Tuesday, 17 June 2014

On Postmodernism

To say that truth cannot be known or that truth doesn't, at all, exist or that truth is not absolute or universal is to invariably give up on intellect and meaning. As the historian Gertrude Himmelfarb put it, "Postmodernism entices us with the siren call of liberation and creativity, but it may be an invitation to intellectual and moral suicide." [1] As soon as someone even suggests that truth is out of man's reach, and human reasoning and conscience futile, then the door is made open and the freeway paved for relativism of every sort. Professor Patricia Waugh states, "If modernism had tried to anchor in consciousness a centre which could no longer hold--the conscience of the heroic, socially alienated artist--postmodernism had shown us an even darker side of modernity and the aporias of the aesthetic. It had shown that there is nothing for consciousness to be anchored to: no universal ground of truth, justice, or reason, so that consciousness itself is thus "decentred," no longer origin, author, location of intentional agency but a function through which impersonal forces pass and intersect--Dover Beach displaced by an international airport lounge." [2] Without the capability to know truth, what validates one belief of reality over the alternative? Let's look at what is being claimed. "Truth cannot be known. There is no truth." It is a paradoxical statement that literally eats itself. But now let's, for a minute, talk the implications, the dangers of this line of thought. The possible implications of this lazy philosophy, which we've begun to witness, I find astounding. I'm convinced that it's in a postmodern worldview that you will find your StalinsWithout a true reference-point for meaning, humans will have the chance, in the guise of liberty, to fashion their own concept of reality, however heinous (if evil's even still a thing), without sensible conviction or rebuke. No person could assert the rightness of an idea or belief, much less persuade. What we have then, are decapitated birds coasting through the breeze of free love, guiltless hate, and relentless contradiction.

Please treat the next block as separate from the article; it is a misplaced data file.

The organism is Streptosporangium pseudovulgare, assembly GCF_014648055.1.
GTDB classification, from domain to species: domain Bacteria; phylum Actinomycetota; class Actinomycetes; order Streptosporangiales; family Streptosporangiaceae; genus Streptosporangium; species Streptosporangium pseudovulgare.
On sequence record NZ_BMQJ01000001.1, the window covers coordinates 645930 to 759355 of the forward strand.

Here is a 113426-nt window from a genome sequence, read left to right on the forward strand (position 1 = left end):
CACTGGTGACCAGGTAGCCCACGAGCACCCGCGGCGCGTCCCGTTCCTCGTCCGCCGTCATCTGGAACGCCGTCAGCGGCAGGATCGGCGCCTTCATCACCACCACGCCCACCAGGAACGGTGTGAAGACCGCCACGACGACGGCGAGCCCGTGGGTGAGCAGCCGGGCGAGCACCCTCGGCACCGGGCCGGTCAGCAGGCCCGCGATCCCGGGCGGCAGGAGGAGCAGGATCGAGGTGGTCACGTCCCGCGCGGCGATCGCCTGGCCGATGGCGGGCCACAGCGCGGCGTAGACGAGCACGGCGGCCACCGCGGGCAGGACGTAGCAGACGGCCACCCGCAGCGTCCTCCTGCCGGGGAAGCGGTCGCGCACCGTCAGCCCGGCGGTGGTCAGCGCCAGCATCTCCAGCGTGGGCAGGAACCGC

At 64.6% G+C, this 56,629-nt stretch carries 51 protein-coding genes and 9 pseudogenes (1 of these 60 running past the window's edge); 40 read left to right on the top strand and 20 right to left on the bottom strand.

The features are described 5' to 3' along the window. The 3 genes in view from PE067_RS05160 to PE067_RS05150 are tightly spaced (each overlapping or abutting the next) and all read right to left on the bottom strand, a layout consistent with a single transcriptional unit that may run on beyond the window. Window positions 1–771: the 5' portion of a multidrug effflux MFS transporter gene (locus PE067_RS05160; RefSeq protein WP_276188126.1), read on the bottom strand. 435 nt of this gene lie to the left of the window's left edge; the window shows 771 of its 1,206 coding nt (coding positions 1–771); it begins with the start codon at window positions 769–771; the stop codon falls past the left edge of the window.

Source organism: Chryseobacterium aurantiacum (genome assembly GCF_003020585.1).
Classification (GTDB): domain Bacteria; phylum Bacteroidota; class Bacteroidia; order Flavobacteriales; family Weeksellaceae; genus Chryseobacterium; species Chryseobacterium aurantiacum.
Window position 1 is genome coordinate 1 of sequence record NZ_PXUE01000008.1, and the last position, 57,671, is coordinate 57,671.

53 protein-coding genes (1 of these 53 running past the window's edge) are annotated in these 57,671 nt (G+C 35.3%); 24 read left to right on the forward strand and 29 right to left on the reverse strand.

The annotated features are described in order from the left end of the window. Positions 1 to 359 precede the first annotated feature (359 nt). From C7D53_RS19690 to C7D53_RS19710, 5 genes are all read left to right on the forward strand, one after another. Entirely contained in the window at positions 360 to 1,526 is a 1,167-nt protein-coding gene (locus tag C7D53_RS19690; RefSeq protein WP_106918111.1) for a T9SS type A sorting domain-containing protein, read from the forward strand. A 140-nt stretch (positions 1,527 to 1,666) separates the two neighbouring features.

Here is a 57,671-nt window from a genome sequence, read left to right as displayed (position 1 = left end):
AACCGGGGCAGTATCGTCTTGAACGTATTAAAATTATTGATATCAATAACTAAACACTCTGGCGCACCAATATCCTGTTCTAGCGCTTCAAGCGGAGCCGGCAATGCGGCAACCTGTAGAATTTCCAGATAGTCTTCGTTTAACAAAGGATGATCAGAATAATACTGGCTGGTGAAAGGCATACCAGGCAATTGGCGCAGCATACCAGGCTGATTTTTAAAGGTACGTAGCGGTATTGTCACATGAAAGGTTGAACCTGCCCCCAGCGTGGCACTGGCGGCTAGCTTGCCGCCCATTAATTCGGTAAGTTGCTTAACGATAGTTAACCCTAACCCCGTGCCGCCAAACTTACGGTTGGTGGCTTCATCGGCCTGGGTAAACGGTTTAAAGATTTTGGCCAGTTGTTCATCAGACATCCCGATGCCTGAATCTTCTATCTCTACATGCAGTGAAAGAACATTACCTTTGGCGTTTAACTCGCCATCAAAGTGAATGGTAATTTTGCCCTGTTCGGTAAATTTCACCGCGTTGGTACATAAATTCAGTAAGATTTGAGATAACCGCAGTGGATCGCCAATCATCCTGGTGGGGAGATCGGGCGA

Dr. D.A. Carson put it as I would, in his message on the Emergent Church and Postmodernism in the Church when saying that epistemology "is a tricky thing" [3]. Indeed it is. Yet the ball returns to the postmodernist's court. "We can know truth objectively, but we cannot objectively know truth.", Carson later said. We can know what truth is, but, of course, we cannot know all that there is to know about it. It's to say that knowledge should not be equated with certainty. After all, not all modernists are "dogmatic". Jesus did not allow for a postmodern worldview in John 14. Because I believe Him, I can believe in truth. I can believe that it's been revealed to us. I can believe that intellect is sufficient to discover and language capable to convey it. I can believe that there is a reference-point for meaning and morality. But if Jesus, after all, is a deceiver and a liar, then good is vapid of meaning, and meaning escapes itself. We no longer need to worry about inherent evil, nor inherent good, and dictators will be the least of our pains (If pain's even still a thing). Rhetoric will be the sword with which our society destroys itself. Aesthetics will be the idol we kiss as the world accomplishes all it can: cold, quiet death. 

[1] Gertrude Himmelfarb (b. 1922), U.S. historian. On Looking Into the Abyss, ch. 7 (1994).
[2] Patricia Waugh, British educator. "Stalemates? Feminists, Postmodernists and Unfinished Issues in Modern Aesthetics," The Politics of Pleasure: Aesthetics and Cultural Theory, ed. Stephen Regan, Open University Press (1992).
[3] The Emerging Church . Perf. DA Carson. YouTube, 2012. Film.
Other sources:
Postmodernism and Philosophy. Perf. Ravi Zacharias. Ligonier Ministries, 2007. Film.

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